Sleeping with a partner can be challenging enough, but adding a pet to the mix? Between nighttime potty breaks, space-hogging-four-legged-stretching sessions, and the fact that your pet may have literally been lying in a puddle of urine on the street earlier in the day, there is strong research showing that co-sleeping with your pet isn’t all dirt and dander.
A recent study of 150 patients seeking assistance at the Center for Sleep Medicine asserts that sleeping with your pet can have an immensely positive impact on your sleep and wellbeing. In the study, almost half of the participants reported being pet owners while another half reported co-sleeping regularly with their pet. But, what was the most important element of the study was the fact that a staggering 41% reported their pets as “unobtrusive or even beneficial to sleep.”
Despite some obvious sleep disruptions (such as routinely waking up with only a few inches of low-rent mattress real estate), most people prefer to sleep with their pets, and even believe co-sleeping helps them to sleep better! Similar to sleeping with a human partner, the perceived benefits of cosleeping seem to line up with the reality of improved sleep as long as both parties believe it to be so. Participants in the study reported feeling cozier, warmer, and more comforted when sleeping with their furry friends.
The New York Times reports that the reasons for co-sleeping with a pet are well documented:
- Whether it’s human or animal touch, physical contact raises levels of oxytocin in the body which contributes to relaxation, trust, and psychological stability.
- By providing unconditional love and comfort, cosleeping with your pet can be an “emotional balm, especially for the depressed, lonely or anxious.”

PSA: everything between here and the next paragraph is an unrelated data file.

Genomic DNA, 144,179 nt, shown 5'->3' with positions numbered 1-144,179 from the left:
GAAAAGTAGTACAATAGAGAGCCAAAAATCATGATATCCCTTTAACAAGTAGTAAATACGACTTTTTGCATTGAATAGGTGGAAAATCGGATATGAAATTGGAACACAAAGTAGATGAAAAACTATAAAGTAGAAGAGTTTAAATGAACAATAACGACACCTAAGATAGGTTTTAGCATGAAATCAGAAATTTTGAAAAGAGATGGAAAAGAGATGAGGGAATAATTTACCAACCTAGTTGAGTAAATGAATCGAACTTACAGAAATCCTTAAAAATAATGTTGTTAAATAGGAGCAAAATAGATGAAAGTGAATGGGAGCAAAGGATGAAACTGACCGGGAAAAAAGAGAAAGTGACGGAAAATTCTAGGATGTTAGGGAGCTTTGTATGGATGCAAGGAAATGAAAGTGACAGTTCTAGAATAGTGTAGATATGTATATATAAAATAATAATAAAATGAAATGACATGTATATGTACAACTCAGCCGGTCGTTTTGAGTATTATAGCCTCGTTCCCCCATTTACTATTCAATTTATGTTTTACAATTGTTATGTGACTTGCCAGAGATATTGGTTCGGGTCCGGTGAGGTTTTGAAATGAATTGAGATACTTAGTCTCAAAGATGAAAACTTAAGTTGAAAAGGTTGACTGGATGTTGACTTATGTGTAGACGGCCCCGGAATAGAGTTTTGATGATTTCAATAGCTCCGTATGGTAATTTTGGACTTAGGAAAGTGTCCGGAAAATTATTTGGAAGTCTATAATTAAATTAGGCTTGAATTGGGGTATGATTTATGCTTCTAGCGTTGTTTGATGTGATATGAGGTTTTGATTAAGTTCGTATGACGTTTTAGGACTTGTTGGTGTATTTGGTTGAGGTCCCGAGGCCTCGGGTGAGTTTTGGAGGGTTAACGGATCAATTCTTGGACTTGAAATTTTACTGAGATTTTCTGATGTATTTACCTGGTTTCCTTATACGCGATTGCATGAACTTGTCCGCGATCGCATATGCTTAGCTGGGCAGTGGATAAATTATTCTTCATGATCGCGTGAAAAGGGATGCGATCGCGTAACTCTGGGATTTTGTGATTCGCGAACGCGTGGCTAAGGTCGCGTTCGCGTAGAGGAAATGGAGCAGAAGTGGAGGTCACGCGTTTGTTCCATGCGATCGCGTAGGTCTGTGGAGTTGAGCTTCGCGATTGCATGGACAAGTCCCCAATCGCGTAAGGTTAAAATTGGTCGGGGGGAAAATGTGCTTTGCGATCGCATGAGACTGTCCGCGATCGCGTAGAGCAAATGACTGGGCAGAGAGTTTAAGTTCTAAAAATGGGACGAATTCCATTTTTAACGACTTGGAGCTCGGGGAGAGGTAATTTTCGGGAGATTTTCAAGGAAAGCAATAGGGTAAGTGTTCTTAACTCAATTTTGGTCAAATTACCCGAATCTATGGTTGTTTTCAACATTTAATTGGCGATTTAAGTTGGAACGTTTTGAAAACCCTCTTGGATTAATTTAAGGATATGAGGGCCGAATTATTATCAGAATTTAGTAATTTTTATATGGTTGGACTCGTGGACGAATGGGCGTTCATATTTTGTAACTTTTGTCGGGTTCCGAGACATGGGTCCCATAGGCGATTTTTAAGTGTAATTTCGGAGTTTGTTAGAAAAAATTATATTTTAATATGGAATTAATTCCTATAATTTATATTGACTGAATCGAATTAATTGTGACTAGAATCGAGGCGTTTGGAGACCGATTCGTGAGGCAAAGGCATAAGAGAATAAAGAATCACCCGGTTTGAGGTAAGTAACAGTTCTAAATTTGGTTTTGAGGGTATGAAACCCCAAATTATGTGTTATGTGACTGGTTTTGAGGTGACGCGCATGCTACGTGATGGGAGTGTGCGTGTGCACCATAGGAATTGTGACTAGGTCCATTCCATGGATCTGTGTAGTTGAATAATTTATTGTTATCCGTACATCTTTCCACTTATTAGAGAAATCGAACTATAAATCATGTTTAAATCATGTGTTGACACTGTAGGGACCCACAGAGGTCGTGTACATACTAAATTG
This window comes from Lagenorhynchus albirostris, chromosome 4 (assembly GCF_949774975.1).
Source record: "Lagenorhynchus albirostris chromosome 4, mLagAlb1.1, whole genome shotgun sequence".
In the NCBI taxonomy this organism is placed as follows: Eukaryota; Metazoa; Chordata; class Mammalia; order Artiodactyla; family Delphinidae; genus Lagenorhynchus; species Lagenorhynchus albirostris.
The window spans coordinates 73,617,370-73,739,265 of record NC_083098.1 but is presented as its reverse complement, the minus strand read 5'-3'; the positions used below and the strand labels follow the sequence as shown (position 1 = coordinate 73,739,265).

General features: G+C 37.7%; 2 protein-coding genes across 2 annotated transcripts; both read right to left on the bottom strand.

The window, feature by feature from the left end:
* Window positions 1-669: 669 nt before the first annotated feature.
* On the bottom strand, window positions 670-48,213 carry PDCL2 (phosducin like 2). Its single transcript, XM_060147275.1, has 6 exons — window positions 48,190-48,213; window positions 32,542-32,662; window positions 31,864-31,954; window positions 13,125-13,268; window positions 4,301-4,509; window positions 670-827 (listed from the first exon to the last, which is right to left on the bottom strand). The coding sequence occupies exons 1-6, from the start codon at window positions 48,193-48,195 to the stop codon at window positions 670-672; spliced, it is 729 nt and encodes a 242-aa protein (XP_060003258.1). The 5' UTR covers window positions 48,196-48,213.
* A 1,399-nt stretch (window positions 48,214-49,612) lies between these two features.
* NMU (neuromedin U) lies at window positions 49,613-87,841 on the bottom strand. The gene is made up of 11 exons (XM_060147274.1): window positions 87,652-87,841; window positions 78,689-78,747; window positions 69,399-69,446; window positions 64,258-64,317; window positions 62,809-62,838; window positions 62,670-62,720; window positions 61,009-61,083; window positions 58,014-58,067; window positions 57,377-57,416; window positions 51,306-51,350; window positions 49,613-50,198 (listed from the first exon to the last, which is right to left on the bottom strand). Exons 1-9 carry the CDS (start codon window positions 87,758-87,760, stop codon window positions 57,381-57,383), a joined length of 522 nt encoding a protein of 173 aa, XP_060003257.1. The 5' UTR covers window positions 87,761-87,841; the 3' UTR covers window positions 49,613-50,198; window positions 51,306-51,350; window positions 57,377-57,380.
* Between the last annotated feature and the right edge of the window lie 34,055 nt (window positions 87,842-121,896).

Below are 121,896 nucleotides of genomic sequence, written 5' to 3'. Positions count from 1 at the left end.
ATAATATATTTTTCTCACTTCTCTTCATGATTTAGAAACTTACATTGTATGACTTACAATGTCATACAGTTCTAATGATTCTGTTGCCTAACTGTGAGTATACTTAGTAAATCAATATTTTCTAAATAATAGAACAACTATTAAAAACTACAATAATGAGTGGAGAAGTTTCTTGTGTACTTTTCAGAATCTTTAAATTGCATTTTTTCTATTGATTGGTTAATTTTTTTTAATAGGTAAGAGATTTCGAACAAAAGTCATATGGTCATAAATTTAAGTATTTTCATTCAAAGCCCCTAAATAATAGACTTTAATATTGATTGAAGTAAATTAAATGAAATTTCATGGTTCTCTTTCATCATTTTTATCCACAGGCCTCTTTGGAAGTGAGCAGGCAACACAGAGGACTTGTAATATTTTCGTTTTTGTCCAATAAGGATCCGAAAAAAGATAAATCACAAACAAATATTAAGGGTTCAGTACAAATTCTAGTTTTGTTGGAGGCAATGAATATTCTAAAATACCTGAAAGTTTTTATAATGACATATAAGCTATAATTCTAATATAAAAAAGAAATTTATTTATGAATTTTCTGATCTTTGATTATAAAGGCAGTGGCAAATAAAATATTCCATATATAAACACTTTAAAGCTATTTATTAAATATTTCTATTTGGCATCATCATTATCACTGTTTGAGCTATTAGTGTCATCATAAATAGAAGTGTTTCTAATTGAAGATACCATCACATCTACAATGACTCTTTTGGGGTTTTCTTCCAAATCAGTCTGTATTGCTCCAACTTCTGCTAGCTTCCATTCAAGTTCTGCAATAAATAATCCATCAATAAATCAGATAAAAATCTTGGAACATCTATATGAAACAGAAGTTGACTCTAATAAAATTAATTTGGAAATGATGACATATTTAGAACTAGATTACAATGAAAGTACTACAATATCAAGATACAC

However, other sources such as this study by the Centers for Disease Control and Prevention, warn that allowing pets to sleep in the bed can be dangerous and increase the risk of spreading pathogens called zoonoses. Some of the risks–while rare–include bubonic plague, cat scratch fever, meningitis, Pasteurella pneumonia, and other infections. In a podcast discussing the study and also presented by the Centers for Disease Control and Prevention, experts assert that “pets pose less of a risk to their owners if they receive routine veterinary care, are kept free from fleas and ticks, and are routinely dewormed.”
However, two situations where sleeping with pets is particularly dangerous is with young children and people with weakened immune systems. Because they may be unable to fight off germs carried by pets, special care should be given to avoid co-sleeping from the start.
So, should you keep your dog, cat, or other furry friend in your bed? While we can help you to become more informed, the choice is yours!
Will you continue co-sleeping with your pet? Let us know in the comments.